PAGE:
The questionnaire was administered through online mode by preparing google questionnaire forms and the link of the questionnaire was shared and distributed via various online platforms such as emails and messaging applications to various medical and nursing undergraduate students across various states of India. Online informed consent was taken from the participants at the beginning of the study and it was designed in such a way that only those giving consent could proceed to the study and answer the questionnaire. The data collection was done on the electronic platform. The names and identification of the students were not collected to protect the confidentiality and anonymity of participants.

Ethics Statement

The study was approved by the Institutional ethics committee, All India Institute of Medical Sciences, Jodhpur, India with certificate number AIIMS/IEC/2020-21/3100.

Statistical Analysis

The data were recorded into Microsoft Excel v.365 and analysis was performed using SPSS software (Statistical Package for the Social Sciences version 25, IBM®). Continuous variables were presented as mean and standard deviation (SD) or median and interquartile range (IQR) based on the distribution. Categorical variables were presented as frequency and proportions. The satisfaction rate among medical and nursing graduates and their year of graduation were analyzed using the Chi-square test and a Kruskal–Wallis test with Bonferroni correction.


Sociodemographic Characteristics of the Students

A total of 1137 students participated in the study and 69 of them disagreed for consent and were excluded. Finally, 1068 (94%) participants were included in the study. The majority of the students were in the age group 21–23 years (54%). The gender of the participants was equally matched. The majority of the students were medical students (86.4%) and were studying in their second professional year (63%). Most of them were from a government institution (84.5%). The commonest device used for online teaching was a mobile (82%) followed by laptops (11.8%). The details of the sociodemographic profile are summarized in Table 1.

Table 1 Summary of Sociodemographic Profile of Students

Perception of Students Towards Online Teaching

The majority of the students felt that with online teaching the goals and objectives were met, the content was communicated properly, the time was appropriately used, the quality of the content was comparable to conventional teaching, the faculties were supportive, responsive, and quick enough in resolving the queries, the faculties made the learning active by motivating and encouraging them to participate in discussions, gain knowledge regarding technology and being technically sound (Mode = 4). The details of the responses are shown in Table 2.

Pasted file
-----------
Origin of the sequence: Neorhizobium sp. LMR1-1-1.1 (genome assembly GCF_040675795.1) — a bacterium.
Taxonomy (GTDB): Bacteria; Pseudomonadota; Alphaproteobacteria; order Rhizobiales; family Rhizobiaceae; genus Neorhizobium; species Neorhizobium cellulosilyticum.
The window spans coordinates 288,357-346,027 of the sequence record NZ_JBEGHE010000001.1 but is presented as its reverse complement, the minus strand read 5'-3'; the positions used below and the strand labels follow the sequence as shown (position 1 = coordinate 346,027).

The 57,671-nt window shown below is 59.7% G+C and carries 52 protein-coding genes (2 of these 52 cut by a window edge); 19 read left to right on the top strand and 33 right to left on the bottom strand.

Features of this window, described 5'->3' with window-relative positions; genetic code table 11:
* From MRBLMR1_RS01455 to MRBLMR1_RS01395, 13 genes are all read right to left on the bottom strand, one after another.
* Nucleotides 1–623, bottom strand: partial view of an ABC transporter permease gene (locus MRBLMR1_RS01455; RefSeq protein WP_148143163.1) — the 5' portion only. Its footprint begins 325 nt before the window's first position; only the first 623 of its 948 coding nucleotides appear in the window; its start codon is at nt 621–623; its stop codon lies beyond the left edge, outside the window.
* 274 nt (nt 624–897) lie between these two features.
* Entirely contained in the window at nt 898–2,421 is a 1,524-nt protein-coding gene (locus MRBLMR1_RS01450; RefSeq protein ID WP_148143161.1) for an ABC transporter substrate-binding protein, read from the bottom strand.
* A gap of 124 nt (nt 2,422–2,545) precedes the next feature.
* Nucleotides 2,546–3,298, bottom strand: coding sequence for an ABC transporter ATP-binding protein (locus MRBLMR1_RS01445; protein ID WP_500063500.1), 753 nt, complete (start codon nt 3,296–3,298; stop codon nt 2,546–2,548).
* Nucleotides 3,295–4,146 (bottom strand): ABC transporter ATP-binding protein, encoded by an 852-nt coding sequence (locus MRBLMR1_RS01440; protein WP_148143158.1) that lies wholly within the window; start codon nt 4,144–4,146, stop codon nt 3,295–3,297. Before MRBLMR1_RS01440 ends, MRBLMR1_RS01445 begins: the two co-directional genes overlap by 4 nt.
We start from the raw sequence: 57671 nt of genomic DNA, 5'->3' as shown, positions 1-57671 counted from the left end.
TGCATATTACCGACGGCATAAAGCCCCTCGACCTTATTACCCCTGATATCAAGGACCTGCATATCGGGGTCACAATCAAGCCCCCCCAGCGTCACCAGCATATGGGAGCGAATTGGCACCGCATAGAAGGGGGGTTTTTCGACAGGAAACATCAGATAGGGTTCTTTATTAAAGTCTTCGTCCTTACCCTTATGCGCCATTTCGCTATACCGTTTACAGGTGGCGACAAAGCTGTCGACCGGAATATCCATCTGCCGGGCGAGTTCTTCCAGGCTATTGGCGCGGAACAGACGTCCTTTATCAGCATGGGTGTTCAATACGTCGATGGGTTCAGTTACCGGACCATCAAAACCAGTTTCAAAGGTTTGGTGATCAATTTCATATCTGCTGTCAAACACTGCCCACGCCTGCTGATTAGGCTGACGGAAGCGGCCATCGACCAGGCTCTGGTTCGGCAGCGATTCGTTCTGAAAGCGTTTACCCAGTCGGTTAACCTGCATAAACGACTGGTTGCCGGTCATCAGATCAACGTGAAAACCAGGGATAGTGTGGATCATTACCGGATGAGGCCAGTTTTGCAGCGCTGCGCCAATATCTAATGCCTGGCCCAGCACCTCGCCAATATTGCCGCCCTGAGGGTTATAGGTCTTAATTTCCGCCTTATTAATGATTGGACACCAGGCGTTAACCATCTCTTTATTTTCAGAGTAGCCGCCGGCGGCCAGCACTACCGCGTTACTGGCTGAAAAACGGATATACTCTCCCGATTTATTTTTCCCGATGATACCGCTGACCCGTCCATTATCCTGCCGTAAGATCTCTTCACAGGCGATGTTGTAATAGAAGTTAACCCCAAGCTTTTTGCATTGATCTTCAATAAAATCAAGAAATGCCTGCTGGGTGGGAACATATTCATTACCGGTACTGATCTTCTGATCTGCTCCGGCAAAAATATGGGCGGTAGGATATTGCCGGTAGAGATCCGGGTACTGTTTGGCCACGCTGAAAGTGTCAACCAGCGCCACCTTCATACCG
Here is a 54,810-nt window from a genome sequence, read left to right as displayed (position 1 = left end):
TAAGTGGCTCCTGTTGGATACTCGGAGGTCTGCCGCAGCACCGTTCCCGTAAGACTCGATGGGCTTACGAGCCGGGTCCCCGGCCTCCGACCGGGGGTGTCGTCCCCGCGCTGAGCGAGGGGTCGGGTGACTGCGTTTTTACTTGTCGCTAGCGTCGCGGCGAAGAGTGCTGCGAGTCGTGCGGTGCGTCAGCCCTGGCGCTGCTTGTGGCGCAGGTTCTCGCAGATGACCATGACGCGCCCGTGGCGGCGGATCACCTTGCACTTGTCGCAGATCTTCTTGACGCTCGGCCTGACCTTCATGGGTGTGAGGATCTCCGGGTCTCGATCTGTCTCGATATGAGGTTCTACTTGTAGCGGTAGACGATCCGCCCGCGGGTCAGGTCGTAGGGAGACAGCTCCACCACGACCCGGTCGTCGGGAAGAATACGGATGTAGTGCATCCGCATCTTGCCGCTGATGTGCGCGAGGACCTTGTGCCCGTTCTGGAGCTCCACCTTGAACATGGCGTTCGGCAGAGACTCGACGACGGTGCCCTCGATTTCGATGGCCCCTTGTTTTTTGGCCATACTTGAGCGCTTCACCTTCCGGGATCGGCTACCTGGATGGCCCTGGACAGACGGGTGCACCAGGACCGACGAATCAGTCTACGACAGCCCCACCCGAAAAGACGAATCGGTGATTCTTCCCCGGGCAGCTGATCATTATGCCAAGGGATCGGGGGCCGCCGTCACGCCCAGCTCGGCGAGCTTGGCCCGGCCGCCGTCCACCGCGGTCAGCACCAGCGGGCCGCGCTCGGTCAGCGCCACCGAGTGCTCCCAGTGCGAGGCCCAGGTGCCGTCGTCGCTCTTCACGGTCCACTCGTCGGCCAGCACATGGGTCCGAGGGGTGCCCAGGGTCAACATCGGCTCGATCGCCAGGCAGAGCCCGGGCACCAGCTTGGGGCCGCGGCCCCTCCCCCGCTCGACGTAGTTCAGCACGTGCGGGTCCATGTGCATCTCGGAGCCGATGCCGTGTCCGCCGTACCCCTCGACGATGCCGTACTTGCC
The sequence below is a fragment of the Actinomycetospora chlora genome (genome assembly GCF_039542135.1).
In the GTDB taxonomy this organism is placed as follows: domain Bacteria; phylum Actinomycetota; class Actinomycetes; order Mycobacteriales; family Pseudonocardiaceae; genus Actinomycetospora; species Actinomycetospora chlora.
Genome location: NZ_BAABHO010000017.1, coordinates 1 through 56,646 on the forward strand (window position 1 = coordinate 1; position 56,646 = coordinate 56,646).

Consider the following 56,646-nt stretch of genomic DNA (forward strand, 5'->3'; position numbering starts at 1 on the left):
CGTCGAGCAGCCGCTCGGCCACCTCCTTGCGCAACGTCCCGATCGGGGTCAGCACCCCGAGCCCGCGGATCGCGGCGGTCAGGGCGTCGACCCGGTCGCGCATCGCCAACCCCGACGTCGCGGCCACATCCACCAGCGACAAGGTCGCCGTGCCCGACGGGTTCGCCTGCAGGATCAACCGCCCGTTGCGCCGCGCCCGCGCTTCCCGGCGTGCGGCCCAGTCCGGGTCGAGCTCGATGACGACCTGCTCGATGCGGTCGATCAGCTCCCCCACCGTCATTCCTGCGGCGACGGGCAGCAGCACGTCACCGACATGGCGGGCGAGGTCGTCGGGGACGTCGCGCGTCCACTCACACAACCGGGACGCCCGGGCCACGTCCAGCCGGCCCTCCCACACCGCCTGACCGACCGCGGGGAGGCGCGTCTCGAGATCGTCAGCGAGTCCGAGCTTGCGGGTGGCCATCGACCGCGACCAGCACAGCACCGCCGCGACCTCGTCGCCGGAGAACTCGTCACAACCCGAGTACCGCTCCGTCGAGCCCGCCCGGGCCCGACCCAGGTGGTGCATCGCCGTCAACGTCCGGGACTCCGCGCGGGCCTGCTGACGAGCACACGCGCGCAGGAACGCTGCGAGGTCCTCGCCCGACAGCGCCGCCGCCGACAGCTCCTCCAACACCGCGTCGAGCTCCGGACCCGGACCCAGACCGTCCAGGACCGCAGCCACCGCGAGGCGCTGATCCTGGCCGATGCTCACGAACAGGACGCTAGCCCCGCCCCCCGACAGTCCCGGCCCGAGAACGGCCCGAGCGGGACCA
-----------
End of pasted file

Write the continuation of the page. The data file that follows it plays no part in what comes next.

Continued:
Table 2 Perception of Medical and Nursing Undergraduate Regarding Online Learning

Overall Satisfaction Rate

Satisfaction rate was determined by the number of participants with positive or negative responses/Total number of responses multiplied by 100. A total of 392 (37.76%) participants gave positive responses (Very satisfied and Satisfied) out of which 336 were medical and 56 were nursing graduates. A total of 435 (42%) participants gave a negative response (Very dissatisfied and Dissatisfied) to online learning; out of these 386 were medical and 49 were nursing undergraduates. A Chi-square test of independence was applied to analyze the difference between medical and nursing undergraduates which was found to be non-significant (X2 = 1.69, p = 0.192). The overall satisfaction of first, second, third, and fourth-year medical and nursing undergraduates was compared. A Kruskal–Wallis test provided evidence of a significant difference (Kruskal–Wallis, H = 10.10, df = 3, p = 0.018) between the various years of students. The overall dissatisfaction in the first-year students was almost double that of satisfaction (46.8% vs 23.4% respectively). Only third-year students among all the students had an overall satisfaction rate more than the dissatisfaction rate. On post hoc analysis there was a significant difference between second-year and third-year students (p = 0.037, adjusted using the Bonferroni correction). Although there were differences in overall satisfaction and dissatisfaction among the various professional years of students, there was no evidence of a significant difference between first year vs the fourth year, first-year vs the second year, first-year vs the third year, fourth year vs the second year, fourth-year vs the third year (p = 1.0, p = 1.0, p = 0.097, p = 1.0, p = 0.159 respectively) (Figure 1).